Burden Of Proof And What it Means

Whenever a party brings an allegation in any case, that party must prove those allegations. The standard or burden of proof varies depending on the type of case involved. In civil cases, for example, the burden of proof is usually preponderance of the evidence. This standard requires the plaintiff to prove that the complaint’s allegations are more likely true than not. Many commentators have described it as the plaintiff’s burden to tip the proof scales in the plaintiff’s direction. Others have attempted to quantify it by saying that if the plaintiff can establish the facts to 51%, the plaintiff has satisfied the evidence’s preponderance. There are different burdens of proof in different types of actions. For instance, in criminal cases, the burden of proof is beyond a reasonable doubt. If a preponderance of the evidence is considered to be slight tipping of the scale in the plaintiff’s favor, proof beyond a reasonable doubt would require the government to swing the scale entirely to its side. Although the preponderance of the evidence is the most commonly seen burden of proof, there are situations in which a civil litigant might have to prove his or her case with clear and convincing evidence. The standard of “clear and convincing evidence” is higher than a preponderance of the evidence and less than proof beyond a reasonable doubt. It falls somewhere between these two burdens. Clear and convincing evidence requires the fact finder to determine with substantial certainty that the party’s allegations are true.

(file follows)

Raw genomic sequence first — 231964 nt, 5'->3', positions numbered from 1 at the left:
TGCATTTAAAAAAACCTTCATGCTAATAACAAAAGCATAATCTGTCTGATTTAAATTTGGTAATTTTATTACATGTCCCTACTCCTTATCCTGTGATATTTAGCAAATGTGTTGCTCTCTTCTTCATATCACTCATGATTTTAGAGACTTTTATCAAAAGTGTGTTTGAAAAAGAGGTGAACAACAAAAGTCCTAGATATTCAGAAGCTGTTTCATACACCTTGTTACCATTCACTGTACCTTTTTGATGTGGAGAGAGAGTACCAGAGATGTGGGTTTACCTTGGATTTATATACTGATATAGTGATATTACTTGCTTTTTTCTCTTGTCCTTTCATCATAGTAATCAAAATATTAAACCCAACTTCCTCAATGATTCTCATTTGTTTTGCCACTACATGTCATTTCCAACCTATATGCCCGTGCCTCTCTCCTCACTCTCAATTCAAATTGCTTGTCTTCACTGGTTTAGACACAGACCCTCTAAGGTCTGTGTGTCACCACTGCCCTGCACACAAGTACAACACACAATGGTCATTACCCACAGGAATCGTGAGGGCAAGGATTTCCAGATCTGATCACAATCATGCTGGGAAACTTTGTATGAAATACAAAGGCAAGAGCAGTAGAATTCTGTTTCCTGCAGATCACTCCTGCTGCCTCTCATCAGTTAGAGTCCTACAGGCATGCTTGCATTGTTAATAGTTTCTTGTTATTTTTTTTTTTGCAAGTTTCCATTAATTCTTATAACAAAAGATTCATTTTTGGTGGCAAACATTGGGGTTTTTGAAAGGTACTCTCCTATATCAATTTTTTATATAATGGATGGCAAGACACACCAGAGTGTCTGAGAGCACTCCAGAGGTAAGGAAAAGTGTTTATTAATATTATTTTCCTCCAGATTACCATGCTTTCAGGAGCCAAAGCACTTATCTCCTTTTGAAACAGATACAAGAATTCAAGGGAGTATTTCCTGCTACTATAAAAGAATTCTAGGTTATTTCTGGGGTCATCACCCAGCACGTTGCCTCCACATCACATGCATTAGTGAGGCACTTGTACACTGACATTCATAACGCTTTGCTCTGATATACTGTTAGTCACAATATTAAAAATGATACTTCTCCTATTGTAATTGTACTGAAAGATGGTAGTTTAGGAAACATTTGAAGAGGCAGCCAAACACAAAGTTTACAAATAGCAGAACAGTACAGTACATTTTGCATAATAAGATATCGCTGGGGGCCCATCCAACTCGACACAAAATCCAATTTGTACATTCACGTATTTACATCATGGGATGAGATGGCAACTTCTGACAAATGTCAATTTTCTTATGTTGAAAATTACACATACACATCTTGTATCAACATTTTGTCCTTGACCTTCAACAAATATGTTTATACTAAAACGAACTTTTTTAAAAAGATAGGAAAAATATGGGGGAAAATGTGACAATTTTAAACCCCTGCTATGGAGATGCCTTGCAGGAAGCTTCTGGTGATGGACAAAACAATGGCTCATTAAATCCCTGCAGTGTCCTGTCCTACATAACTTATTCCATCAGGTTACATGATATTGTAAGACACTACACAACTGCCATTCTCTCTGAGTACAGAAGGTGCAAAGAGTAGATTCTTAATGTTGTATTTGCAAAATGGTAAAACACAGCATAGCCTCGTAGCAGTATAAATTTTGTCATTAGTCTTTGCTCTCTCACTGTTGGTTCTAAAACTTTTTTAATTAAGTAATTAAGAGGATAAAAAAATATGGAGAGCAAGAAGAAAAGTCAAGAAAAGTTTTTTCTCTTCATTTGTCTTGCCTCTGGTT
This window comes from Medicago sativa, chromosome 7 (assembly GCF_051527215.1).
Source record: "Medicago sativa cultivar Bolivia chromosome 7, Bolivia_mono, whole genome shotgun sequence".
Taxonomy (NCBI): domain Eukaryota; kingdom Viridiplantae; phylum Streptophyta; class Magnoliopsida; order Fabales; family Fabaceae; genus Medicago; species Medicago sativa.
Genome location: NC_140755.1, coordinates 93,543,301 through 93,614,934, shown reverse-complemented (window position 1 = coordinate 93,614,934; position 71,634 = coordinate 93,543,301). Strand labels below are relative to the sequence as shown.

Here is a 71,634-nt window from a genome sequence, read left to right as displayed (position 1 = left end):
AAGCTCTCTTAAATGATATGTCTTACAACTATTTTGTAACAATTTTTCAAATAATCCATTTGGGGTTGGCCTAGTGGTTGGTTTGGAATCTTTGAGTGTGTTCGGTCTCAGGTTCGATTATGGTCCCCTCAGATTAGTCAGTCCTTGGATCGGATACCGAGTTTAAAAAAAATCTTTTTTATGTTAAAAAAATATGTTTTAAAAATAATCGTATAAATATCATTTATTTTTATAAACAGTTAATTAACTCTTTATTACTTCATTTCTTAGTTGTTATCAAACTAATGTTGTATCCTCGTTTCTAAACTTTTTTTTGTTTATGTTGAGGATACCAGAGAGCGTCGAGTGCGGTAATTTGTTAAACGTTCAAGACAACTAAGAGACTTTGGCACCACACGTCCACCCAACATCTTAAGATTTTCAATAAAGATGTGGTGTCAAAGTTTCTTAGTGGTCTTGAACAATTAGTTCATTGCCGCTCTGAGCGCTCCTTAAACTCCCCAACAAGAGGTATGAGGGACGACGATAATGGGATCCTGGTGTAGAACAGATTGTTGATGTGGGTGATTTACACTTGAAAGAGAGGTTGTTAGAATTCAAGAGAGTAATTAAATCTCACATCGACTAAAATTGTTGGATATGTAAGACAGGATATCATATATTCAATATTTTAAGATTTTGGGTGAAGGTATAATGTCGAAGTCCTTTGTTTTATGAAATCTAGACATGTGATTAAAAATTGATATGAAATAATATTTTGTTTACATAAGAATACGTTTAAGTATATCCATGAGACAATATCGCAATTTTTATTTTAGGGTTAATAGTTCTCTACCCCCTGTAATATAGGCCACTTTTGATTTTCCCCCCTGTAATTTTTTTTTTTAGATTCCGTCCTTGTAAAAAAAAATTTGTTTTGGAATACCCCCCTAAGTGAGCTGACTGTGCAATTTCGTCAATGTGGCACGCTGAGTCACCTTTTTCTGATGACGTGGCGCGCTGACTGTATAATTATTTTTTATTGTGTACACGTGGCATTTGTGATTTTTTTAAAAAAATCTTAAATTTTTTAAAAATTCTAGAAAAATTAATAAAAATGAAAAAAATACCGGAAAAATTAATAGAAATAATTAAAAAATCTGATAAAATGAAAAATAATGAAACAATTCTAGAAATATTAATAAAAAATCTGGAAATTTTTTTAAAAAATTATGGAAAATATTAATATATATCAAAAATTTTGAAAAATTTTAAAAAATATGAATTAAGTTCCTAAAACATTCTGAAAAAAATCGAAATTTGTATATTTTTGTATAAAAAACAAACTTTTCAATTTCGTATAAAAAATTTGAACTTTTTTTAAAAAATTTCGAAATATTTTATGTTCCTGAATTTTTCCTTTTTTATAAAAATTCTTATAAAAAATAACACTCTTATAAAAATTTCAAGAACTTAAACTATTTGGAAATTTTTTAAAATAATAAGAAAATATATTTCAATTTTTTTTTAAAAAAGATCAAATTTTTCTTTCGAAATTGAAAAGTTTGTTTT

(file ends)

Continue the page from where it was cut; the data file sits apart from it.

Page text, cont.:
The question often arises: Why would civil cases usually require a preponderance of the evidence but, in rare instances, require a higher degree of proof? Clear and convincing evidence is reserved for instances in which the parties’ result will substantially impact their lives. A court might require clear and convincing evidence in any of the following actions: 

Committing an individual to a mental institution. 

Deciding to withdraw life support from a patient in a persistent vegetative state. 

Parental rights. 

Disbarment of an attorney. 

Fraud. 

Allegation of improper actions in an election. 

In each of these examples, the issues involved have such a significant potential impact on the parties that courts routinely require a higher standard of proof before allowing the action. Whether it involves removing life support from a patient or disbarring an attorney, these actions will have such drastic consequences that many states require the standard of clear and convincing evidence before a judge is authorized to make a ruling on them.

The burden of proof in a civil case, whether it is clear and convincing evidence or a preponderance of the evidence, is never as high a standard as required in criminal cases. Prosecutors in a criminal trial must prove that the defendant is guilty beyond a reasonable doubt. Although legal commentators and authorities have wrestled for centuries over the exact meaning of this term, most define it as substantial or overwhelming evidence that the defendant committed the crime with which he, she, or it is charged. Proof beyond a reasonable doubt means that the individual jurors in the case are convinced of the evidence against the defendant and have no major objections to the case pre- sented. This higher standard is required in criminal cases for the straightforward reason that it should be more difficult to imprison a person than it is to assess monetary damages against him or her.

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